Open Letters – ’10-23′ Review

Posted: by Riley

10-23 is an album comprised of imperfect performances; there are flat notes, sloppy yelps and clumsy chords. That being said, it is one of the best pop-punk records I’ve heard in the past couple of years. Pop-punk – and emotive rock of its nature – thrives on imperfection. These mishaps are bridges of communication and solidarity between bands and their listeners, but also function as purveyors of the overwhelming emotional ground covered and the group’s authentic despair – like an overflowing cup. Open Letters – a pop-punk flavored trio from Vancouver – find solace in the genre’s tropes; on 10-23, spirited fits of disdain and frustration breed borderline irrational claims. The band’s debut LP basks in emotional recklessness, but never completely derails, despite several close encounters.

I call Open Letters a pop-punk band because it’s pretty accurate when separated from the connotations of modern “pop-punk” – the same way I can call Joyce Manor or Japandroids pop-punk bands, but know that they draw influence from pretty much everything but the slew of Warped Tour loyals we’ve christened as “pop-punk.” 10-23 is a melting pot; the band’s emotionally-driven clean vocals are as much indebted to early 2000’s post-hardcore as they are to Stephen Malkmus and Jeff Mangum. These vocals are supplemented by (at times underwhelming) throaty shouts akin to Fucked Up or TWIABP’s early releases. These signifiers are swirled together and tied to snappy punk songs, paced with patient pseudo-ballads that function as more than just sonic breaks from the usual frenzy. The Vancouver trio know how to write more than just one type of song; in fact, despite pop-punk’s emblematic monotony, they’ve crafted a terrifically diverse project here.

As far as band names go, Open Letters did a hell of a job. The group’s songs are much like candid diary entries penned by seriously tortured individuals – individuals that are prone to temper tantrums and hyperbole. In order for music of this nature to inspire, there is a desired level of authenticity required to validate these frenetic lyrical punches.  10-23 is packed with brash energy that does not feel at all removed from the incident which provoked it; emotion isn’t a tool that the band utilizes to craft their material, it is the fuel and the fire for it entirely.  Thematically, anguish and self-destruction run rampant throughout the LP – the latter is so prevalent that it burrows its way into other aspects of the release. The band attempts to dilute the seriousness of their own work with goofy, self-deprecating song titles. Luckily, their attempts are unsuccessful – in a way, they actually legitimize the extent of the emotional trouble ingrained in 10-23.  Even facing their own adversity, the band spawns a tremendous album full of genre-bending heartache. Open Letters’ songs are problem-solving – they aren’t writing these songs because they want to, they’re writing them because they have to.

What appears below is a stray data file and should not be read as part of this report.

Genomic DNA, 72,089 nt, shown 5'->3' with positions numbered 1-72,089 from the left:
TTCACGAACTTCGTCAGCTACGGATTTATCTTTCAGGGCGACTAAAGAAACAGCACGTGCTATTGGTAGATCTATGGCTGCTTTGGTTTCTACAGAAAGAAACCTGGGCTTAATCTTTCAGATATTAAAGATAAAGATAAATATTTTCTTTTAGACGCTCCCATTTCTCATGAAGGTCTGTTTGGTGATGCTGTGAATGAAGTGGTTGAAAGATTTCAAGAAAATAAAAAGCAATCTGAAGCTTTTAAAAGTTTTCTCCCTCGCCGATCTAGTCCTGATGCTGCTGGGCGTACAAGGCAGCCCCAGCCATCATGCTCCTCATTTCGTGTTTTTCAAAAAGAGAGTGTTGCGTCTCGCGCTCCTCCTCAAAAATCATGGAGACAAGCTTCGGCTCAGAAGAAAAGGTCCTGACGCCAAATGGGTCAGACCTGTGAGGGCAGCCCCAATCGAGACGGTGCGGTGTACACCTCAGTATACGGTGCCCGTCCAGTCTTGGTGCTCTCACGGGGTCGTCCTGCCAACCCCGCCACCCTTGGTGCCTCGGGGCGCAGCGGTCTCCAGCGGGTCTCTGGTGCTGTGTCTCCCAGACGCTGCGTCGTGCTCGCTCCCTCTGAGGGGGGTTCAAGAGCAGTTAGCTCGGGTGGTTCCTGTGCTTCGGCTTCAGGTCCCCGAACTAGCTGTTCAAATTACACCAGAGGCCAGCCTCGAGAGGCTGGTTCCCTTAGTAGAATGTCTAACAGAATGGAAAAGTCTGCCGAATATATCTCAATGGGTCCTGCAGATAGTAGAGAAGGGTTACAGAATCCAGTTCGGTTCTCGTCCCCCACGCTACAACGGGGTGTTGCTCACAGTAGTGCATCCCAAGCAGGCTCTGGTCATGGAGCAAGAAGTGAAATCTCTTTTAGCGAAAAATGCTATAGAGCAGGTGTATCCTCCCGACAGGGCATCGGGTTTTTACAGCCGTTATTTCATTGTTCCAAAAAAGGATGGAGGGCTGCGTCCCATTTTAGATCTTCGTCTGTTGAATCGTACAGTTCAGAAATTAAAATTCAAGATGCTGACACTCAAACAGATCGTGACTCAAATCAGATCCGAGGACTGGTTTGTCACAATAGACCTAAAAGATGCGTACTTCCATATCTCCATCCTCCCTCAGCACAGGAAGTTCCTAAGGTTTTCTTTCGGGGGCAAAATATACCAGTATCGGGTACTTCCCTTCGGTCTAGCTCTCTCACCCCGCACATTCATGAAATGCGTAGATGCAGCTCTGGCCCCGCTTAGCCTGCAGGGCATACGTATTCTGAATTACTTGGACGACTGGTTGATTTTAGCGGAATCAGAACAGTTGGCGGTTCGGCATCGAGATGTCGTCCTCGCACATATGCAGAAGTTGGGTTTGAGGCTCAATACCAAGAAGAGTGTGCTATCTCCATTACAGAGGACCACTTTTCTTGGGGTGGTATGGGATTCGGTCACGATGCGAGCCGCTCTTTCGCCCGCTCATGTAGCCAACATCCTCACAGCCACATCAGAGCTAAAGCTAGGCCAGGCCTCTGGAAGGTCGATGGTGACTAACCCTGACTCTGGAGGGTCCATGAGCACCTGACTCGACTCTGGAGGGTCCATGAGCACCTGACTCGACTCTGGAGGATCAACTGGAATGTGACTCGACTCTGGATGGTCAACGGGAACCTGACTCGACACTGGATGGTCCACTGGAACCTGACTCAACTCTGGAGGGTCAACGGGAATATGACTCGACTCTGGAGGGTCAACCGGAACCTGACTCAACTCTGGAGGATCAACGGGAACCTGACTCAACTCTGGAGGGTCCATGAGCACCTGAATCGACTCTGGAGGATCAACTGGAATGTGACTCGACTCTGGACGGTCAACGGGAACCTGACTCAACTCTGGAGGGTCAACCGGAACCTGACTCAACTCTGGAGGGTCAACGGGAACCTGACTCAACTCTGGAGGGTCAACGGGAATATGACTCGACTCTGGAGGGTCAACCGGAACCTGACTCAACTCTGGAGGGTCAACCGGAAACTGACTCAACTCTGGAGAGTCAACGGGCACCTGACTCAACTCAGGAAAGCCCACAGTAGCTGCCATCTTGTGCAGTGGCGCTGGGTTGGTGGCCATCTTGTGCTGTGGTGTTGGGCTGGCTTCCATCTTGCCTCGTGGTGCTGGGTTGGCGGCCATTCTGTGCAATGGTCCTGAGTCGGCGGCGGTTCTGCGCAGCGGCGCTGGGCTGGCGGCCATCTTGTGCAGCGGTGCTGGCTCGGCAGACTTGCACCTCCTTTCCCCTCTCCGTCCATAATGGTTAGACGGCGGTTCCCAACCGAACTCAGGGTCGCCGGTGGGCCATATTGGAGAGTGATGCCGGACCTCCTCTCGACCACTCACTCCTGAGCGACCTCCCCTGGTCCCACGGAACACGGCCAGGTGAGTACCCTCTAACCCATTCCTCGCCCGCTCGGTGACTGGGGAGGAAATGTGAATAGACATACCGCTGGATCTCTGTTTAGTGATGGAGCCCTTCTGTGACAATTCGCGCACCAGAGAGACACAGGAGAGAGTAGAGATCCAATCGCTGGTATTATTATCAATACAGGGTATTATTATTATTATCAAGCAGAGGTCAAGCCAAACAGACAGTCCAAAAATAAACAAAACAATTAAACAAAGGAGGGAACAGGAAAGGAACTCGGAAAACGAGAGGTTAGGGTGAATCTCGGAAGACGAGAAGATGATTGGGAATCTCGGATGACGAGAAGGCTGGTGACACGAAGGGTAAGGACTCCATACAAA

Score: 8.8/10

Pick up the album here:

All bandcamp pay-what-you-want proceeds go to the Wish Drop In Centre Society (

FFO: Cursive, Microwave, Joyce Manor, early Saosin

Essential Tracks: ‘Walk Towards The Light (Rock),’ ‘Drugs Will Tear Us Apart,’ ‘Pity Party (No Moms Allowed)’